I'll admit (as I'm sure most would) that I am wont to judge people, and especially musicians, by their appearances. I find it hard to tell from a cursory glance at Savoir Adore's press shots whether it is their intention or not, but my first impression is that they are going to be just that little bit too cute or twee, my visual introduction being a photo of Paul Hammer bashfully gnawing on the fur-clad Deidre Muro's stetson. An in-studio video told me that I was going to find their whole schtick a bit cloying. Aw, look at them, matching vests n' all!
So upon first listen to In the Wooded Forest I consider it an immediate victory for them that their music is in fact just playful, inventive and at its best a downright joy. As a band who formed with little more than the intention of seeing what they could come up with over the course of a weekend, it's no surprise that it feels like Savoir Adore are sort of making it up as they go along. When it works (which is just more often than not) it produces adventurous, eclectic pop music, but at its worst the songs are flimsy things, where too many ideas collide in a mess or one idea is stretched too far.
Certainly on the surface In the Wooded Forest has plenty to recommend it; it's a pretty varied affair carried by the duo's not inconsiderable charm and youthful vigour and, most importantly, their knack with a melody. Recent single 'We Talk Like Machines' would be an unremarkable trebly indie-pop number, except for the gorgeous glisten of its chorus with Hammer and Muro harmonising "We talk like machines with moving parts and electric dreams" over an appropriately mechanistic beat. 'Early Bird' is an altogether a more downbeat, scuzzy affair, but is affecting for the prettiness of its plaintive chords and harmonised chorus vocals. Both songs have moments betraying Savoir Adore's eye for the epic, the former with a soaring guitar instrumental and the latter with a chorus of ghostly "oohs" pleasingly redolent of Mew. 'Merp' is the duo at their schizophrenic best; fidgety Vampire Weekend guitar, giddy yelps and tribal toms stumble their way in a sleazy post-punk disco via some more lush harmonies. Early single 'Bodies' is a more focussed jaunt through similar territory, but with the fuzzy disco bass and synths markedly sleazier due to short preceding passage of hushed vocals and gloopy electric piano. 'Sarah's Secret' rounds off an impressive opening with a Muro's keyboard conveying a warm autumnal feel a la Sparklehorse, although the vocals would almost be more at home in a cheerleading team.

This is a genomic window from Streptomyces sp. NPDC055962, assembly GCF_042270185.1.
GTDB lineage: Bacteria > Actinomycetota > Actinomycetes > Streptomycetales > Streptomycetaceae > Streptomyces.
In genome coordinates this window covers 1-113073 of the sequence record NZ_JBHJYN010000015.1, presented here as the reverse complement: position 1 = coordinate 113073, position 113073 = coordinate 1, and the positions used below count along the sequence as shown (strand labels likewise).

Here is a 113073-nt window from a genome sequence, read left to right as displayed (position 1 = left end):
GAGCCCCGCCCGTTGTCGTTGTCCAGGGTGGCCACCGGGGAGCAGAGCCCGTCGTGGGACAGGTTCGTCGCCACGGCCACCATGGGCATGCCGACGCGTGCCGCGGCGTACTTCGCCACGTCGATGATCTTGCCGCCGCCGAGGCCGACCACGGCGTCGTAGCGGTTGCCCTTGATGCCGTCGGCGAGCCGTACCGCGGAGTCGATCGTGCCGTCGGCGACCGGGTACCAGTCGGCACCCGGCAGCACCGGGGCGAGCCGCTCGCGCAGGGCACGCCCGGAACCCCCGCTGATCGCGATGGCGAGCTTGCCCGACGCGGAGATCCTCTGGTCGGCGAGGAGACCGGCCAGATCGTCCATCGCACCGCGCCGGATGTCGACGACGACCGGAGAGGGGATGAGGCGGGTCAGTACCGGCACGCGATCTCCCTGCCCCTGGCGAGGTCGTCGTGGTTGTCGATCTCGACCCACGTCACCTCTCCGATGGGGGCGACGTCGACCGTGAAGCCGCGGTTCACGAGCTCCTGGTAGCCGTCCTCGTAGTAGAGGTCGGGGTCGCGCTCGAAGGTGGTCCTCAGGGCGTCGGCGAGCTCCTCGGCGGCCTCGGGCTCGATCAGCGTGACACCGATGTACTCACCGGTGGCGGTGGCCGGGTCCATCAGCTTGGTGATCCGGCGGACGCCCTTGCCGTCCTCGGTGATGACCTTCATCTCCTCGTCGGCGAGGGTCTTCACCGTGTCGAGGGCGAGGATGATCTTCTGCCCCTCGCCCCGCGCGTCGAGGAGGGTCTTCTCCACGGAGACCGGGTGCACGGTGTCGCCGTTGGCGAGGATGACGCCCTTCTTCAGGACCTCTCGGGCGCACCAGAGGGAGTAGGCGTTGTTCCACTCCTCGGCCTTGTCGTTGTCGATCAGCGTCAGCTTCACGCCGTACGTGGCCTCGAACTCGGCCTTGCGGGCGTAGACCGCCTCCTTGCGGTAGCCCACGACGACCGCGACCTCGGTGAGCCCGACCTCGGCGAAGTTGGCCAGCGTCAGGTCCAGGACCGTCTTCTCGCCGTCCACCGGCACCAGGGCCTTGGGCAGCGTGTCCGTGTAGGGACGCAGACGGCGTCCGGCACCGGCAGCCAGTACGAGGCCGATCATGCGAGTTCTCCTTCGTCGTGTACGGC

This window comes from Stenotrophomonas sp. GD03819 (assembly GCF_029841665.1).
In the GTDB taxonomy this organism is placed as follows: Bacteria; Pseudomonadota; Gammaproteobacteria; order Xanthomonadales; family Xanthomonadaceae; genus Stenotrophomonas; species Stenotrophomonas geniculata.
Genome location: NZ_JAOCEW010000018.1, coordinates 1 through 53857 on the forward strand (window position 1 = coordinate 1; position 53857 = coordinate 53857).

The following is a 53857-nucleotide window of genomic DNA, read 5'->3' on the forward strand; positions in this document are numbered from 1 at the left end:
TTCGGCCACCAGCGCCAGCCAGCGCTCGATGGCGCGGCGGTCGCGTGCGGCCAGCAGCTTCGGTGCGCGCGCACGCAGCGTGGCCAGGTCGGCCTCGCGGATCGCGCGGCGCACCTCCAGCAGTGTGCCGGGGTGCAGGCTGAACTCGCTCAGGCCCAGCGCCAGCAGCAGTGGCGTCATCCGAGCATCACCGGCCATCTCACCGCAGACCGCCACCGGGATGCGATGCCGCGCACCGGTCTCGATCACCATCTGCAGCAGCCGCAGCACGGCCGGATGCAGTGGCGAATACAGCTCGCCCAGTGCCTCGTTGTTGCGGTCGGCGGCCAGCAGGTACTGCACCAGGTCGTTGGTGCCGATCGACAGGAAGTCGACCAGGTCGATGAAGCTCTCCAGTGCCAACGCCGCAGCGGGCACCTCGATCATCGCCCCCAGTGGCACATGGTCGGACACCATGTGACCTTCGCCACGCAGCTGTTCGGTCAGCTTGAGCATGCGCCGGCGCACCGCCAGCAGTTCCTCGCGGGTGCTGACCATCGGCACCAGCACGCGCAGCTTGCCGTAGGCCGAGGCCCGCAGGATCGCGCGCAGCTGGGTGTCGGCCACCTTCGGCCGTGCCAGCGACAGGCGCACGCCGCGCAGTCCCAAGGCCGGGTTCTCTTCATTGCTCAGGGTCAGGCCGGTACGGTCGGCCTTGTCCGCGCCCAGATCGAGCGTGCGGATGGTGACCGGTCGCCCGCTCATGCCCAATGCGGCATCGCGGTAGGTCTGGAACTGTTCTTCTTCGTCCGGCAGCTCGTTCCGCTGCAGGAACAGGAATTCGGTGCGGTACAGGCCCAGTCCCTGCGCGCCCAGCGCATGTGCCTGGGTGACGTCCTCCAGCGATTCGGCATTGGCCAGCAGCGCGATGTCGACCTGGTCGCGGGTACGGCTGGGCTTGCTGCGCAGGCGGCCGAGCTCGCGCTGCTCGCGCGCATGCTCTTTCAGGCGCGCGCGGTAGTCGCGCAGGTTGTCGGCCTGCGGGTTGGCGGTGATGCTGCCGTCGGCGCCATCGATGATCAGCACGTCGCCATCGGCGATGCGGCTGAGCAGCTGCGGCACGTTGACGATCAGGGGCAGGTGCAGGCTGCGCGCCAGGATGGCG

The trancey synth stutters and Edge-style guitar of the title-track is the first major misstep on the record, but is one which ushers in a patchy second half. It remains catchy, but interesting ideas are more thinly spread and the most affecting melodies appear in snatches. 'Farewell My Love' repeats the title-track's mistakes, but sounds even more like one of the U2-aping songs which soundtrack fast-motion images of sunrises over bustling cities in mobile network ads. The powerchord grind that shatters the Pavement-style lethargy of 'Transylvanian Candy Patrol' is hamfisted where it means to be cathartic. This trio of songs sees Savoir Adore falter when they grasp for a wider scope. Only 'Take Hollow Lane' succeeds in soaring without pomposity, but along with 'Space Travel' and 'Wonderlake' it is still little more than filler on an album that is a good four songs too long.
Of the quieter tracks 'Honestly' is effortlessly melodic, but in aiming for intimacy veers horribly close to the gag-inducing earnestness of Get Cape.Wear Cape. Fly. ("Nobody told me that I had to grow, I didn't know") and immediately suggests a weakness that repeated listens reveals to pervade the album as a whole. Underneath the bright melodies and kooky eclecticism there just doesn't seem to be much to get your teeth into. While they aren't the irritating twee-sters I had them pegged as, it feels like too much energy went into the record at the expense of thought. The lasting impression they leave is... well nothing really. Yet even while they don't captivate my thoughts, their melodies have lodged themselves somewhere in there. So if you need an indie-pop sugar rush this a pretty good place to go.
6Neil Ashman's Score